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Wednesday, 17th April 2024
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O’Connor to head up National Pension Reserve Fund Back  
Ronan O'Connor spoke to Fiona Reddan as he takes up his position at head of the National Pension Reserve Fund and addresses his plans for the fund.
Dr. Ronan O’Connor has been appointed as Head of Risk Management & Asset Allocation at the National Pension Reserve Fund of the NTMA.

O’Connor said his role will be to set up and monitor the risk guidelines, which will govern the performance of the fund managers mandated to manage the portfolio, which will include equities and bond.

O’Connor is aware of the responsibility of the position and said, ‘it will be 25 years before any money will be drawn down, and it’s impossible to predict investment returns over 25 years so it’s imperative to control the risk.’ He will report to the Commission who is ultimately responsible for the management of the fund.

The National Pension Reserve Fund was established as a home for the funds drawn from the budget surplus of the Irish Exchequer. It is designed to meet part of the escalating Exchequer cost of social welfare and public service pensions arising from projected aging of the population.

The value of the fund currently stands at E7.5 billion, and will increase by one per cent of GDP annually or approximately E1 billion per year. The funds will come mainly from the budget surplus, but O’Connor states it is also possible for funds to be procured from future privatisations. Even in years of a budget deficit, one per cent of GDP will still be credited to the pension reserve fund.

Any future government would have to change the legislation before deciding to not contribute money to the national pension fund. O’Connor cautioned ‘a government at some future stage could effectively change the law, and therefore suspend the contributions.’ He added though that ‘If the pension fund were to be drawn down, for example if an emergency should arise, the chances are that the prices of Irish government securities would not be particularly favorable. It’s directly analogous to investing the proceeds of a pension fund in your own business - it makes no sense.’

In deciding how assets of the fund would be allocated the Commission used a theoretical approach, Modern Portfolio Theory, a practice used by most investment managers. According to O’Connor a number of comparable funds were also surveyed, which are analogous with the National Pension Reserve Fund, such as the Welcome Trust, which is a charity run pension fund in the UK, and the Norwegian Petroleum fund, which was set up to invest oil proceeds. O’Connor says that both a passive and active management strategy will be pursued.
The fund will invest in sovereign bonds, corporate bonds, property, currency and quoted equities amongst other securities. However the Fund will avoid Government securities O’Connor said.

As the fund will initially consist entirely of cash, the commission has chosen an averaging-in approach as this decreases exposure to market risks. They are presently discussing the time-period, and it has yet to be confirmed, but all the cash would be invested within a year.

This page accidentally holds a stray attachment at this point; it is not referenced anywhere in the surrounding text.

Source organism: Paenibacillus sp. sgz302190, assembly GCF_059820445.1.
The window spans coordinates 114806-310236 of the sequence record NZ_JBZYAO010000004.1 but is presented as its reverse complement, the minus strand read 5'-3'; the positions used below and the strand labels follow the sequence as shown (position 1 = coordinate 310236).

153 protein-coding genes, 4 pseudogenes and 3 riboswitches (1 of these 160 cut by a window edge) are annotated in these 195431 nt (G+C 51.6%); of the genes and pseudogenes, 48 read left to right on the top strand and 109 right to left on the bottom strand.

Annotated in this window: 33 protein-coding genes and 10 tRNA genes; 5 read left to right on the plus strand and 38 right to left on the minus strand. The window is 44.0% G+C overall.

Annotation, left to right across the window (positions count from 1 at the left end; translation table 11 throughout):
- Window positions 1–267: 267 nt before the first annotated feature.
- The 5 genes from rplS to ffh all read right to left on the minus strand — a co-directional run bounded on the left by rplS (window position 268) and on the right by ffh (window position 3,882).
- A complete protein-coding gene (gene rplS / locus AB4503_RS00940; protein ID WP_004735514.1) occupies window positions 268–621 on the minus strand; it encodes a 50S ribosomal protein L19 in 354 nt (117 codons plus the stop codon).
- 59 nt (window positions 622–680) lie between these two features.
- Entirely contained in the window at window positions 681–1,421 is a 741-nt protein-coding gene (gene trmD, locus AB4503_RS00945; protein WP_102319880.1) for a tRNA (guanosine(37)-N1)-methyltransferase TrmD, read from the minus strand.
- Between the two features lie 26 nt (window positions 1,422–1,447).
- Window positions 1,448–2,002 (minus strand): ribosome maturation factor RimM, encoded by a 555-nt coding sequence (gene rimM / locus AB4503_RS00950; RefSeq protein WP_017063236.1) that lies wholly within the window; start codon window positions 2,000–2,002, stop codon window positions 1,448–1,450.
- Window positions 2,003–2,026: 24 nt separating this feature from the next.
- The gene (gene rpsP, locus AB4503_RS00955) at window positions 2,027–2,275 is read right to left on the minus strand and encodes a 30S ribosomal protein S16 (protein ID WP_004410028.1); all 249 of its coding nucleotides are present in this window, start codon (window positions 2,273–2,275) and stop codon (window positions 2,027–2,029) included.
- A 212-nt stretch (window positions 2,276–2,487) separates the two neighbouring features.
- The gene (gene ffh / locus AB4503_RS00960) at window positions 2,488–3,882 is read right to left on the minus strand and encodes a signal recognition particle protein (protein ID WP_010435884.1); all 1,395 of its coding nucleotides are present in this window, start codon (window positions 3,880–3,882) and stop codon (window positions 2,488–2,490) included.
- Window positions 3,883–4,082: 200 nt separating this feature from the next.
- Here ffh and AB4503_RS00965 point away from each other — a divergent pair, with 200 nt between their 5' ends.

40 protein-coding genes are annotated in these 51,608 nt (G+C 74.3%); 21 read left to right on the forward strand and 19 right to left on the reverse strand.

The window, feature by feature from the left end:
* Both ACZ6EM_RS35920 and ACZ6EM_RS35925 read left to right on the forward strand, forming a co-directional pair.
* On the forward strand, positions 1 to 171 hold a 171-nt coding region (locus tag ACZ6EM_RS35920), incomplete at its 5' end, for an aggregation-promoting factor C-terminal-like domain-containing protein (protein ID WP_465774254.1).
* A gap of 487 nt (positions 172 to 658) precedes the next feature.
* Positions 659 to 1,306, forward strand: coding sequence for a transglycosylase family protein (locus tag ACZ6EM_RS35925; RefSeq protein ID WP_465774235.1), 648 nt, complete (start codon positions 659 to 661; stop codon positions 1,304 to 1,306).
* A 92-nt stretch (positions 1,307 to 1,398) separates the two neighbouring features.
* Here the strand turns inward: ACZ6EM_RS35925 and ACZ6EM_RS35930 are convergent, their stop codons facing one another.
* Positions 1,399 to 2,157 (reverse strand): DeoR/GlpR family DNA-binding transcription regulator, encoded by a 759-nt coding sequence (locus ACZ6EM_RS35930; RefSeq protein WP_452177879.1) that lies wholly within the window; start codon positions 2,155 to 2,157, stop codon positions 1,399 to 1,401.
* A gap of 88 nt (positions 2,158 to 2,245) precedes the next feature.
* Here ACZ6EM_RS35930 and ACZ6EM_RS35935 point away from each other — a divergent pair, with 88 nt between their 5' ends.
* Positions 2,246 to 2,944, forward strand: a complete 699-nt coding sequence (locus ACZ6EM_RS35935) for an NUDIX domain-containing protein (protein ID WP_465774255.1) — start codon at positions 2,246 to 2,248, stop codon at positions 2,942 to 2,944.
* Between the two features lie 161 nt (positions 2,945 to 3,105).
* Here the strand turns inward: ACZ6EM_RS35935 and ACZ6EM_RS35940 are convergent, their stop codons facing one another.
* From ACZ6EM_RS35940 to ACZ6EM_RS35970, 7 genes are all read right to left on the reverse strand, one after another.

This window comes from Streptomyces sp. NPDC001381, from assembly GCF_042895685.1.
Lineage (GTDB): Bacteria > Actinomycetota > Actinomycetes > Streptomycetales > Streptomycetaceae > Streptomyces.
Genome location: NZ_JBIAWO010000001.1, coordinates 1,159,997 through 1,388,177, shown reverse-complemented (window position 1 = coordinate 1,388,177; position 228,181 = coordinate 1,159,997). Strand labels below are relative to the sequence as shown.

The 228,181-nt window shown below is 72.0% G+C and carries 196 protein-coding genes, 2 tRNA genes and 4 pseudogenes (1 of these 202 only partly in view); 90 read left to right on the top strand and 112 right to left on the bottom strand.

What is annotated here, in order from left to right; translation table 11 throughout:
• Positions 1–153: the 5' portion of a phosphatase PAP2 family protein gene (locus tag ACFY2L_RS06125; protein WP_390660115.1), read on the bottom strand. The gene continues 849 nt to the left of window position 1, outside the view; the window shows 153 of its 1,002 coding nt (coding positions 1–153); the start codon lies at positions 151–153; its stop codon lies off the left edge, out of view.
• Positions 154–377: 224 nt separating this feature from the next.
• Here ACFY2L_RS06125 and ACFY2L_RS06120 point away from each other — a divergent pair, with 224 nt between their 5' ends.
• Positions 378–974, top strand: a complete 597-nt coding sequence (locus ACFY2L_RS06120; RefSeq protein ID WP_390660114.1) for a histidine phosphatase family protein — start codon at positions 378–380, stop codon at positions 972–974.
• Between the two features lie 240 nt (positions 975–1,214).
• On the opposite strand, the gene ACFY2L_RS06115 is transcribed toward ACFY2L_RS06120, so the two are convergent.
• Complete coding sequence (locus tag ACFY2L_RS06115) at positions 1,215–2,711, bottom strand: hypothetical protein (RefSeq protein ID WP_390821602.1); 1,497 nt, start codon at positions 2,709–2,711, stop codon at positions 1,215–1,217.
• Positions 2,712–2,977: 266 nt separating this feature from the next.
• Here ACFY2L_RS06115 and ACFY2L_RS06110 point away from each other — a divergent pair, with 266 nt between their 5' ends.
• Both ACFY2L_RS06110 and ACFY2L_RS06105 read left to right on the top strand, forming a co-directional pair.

The NTMA will manage a passive eurozone bond portfolio, but will outsource the management of the remainder of the funds. They are currently in the process of sorting mandates, and are working their way through tenders. They will then create a shortlist by mid September, and those shortlisted will then have 42 days to come up with another more detailed proposal. Following on from this proposal, another shortlist will be drafted and those selected will be interviewed. Approximately 200 fund managers have tendered applications for 13 different mandates, and the application process is now closed. The mandates include:
• Three Pan European Equity Active Core portfolios valued at around E300 million each
• One US Equity Enhanced Index portfolio valued at about E350 million
US based fund managers Frank Russell are assisting the NTMA in selecting fund managers, and the successful fund managers will be announced before Christmas. Fund managers will be selected on the basis of nine/ten criteria including past performance. Full details of the performance criteria can be found in the Official Journal of the European Community.

Bacon & Woodrow have been appointed to advise on the selection of a Global Custodian, for which expressions of interest have also been sought.

The success of the National Pension Reserve Fund will obviously be measured by the degree to which it meets the benchmarks the commission has set in each market in which they intend to invest. It will also be measured by how successfully it addresses the demographic problem.

‘Social welfare benefits and public service pay will rise to a certain extent, so the second measure is the proportion of the problem we succeed in addressing, but to a certain extent, part of that is beyond our control’, he said.

The National Pension Reserve Fund will be located in the NTMA building in Dublin’s Grand Canal, and when fully staffed will employ approximately 10 people. Two additional employees are to join in the next six weeks, with perhaps more to follow says O’Connor.

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